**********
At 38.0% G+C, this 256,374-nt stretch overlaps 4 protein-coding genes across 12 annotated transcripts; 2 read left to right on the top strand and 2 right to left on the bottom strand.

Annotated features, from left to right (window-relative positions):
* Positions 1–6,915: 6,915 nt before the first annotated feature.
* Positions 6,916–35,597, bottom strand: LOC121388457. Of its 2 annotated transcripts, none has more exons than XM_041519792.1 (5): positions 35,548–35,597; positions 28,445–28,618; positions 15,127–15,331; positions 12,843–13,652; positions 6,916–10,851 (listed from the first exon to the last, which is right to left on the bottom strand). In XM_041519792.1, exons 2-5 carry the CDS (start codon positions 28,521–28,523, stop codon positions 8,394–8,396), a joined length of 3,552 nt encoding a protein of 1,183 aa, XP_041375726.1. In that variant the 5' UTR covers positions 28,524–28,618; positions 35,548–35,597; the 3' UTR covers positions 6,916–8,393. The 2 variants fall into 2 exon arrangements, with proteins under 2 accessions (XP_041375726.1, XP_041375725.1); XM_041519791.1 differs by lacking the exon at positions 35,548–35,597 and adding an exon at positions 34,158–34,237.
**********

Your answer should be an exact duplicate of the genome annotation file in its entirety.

At 38.0% G+C, this 256,374-nt stretch overlaps 4 protein-coding genes across 12 annotated transcripts; 2 read left to right on the top strand and 2 right to left on the bottom strand.

Annotated features, from left to right (window-relative positions):
* Positions 1–6,915: 6,915 nt before the first annotated feature.
* Positions 6,916–35,597, bottom strand: LOC121388457. Of its 2 annotated transcripts, none has more exons than XM_041519792.1 (5): positions 35,548–35,597; positions 28,445–28,618; positions 15,127–15,331; positions 12,843–13,652; positions 6,916–10,851 (listed from the first exon to the last, which is right to left on the bottom strand). In XM_041519792.1, exons 2-5 carry the CDS (start codon positions 28,521–28,523, stop codon positions 8,394–8,396), a joined length of 3,552 nt encoding a protein of 1,183 aa, XP_041375726.1. In that variant the 5' UTR covers positions 28,524–28,618; positions 35,548–35,597; the 3' UTR covers positions 6,916–8,393. The 2 variants fall into 2 exon arrangements, with proteins under 2 accessions (XP_041375726.1, XP_041375725.1); XM_041519791.1 differs by lacking the exon at positions 35,548–35,597 and adding an exon at positions 34,158–34,237.